In a time where family-friendly horror films have found themselves ignored for studio tent-pole movies, Goosebumps aims to buck that unfortunate trend. With the help of R.L. Stine’s creative juices, director Rob Letterman hopes that his spooky children’s adaptation will capture the attention of a generation’s worth of young horror fans, while also servicing Stine’s popular source material.
Goosebumps books have been keeping children pleasantly chilled for years now, and while the film puts a larger focus on comedy over scares, there’s still enough thrills to give audiences a taste of Stine’s jovial darkness. It’s accessible, respectful, and full of laughs – everything that we’ve been missing from this once-popular subgenre.
Goosebumps does not come in an anthology format, but it does deal with all of Stine’s catalog in the same story. Dylan Minnette plays Zach, the new boy in town, who eventually finds himself in the presence of R.L. Stine, played by Jack Black. Together, along with Stine’s daughter Hannah (Odeya Rush) and and Zach’s new friend Champ (Ryan Lee), the unconventional team must lock all of Stine’s monsters back in the books they emerged from, before their town is consumed by nightmares.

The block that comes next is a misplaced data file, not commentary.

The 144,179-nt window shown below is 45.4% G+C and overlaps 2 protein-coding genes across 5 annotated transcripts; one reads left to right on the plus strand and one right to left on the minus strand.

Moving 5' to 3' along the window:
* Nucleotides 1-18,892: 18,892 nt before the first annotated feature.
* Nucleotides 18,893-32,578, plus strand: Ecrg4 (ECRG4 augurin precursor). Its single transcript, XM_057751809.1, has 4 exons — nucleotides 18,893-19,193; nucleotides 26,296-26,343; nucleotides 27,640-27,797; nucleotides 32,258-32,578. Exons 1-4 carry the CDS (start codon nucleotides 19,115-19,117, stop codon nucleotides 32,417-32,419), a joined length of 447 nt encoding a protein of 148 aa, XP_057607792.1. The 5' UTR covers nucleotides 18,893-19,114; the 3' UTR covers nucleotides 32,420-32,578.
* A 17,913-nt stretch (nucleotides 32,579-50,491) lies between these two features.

It’s an ambitious move to include every Goosebumps villain in one film, which is something I discussed with director Rob Letterman when we sat down for a chat at this year’s New York Comic Con. His film relies heavily on computer animated monsters, so we talked about the technical challenges that were inherently present, along with the film’s long history towards production. You’ll also hear about the puppeteer auditions that took place for Slappy, how Letterman sees his film versus the television series, and how his desire to pay homage to Amblin helped shape the vision of Goosebumps.
Check out the full interview with Rob above and be sure to catch Goosebumps when it opens October 16th!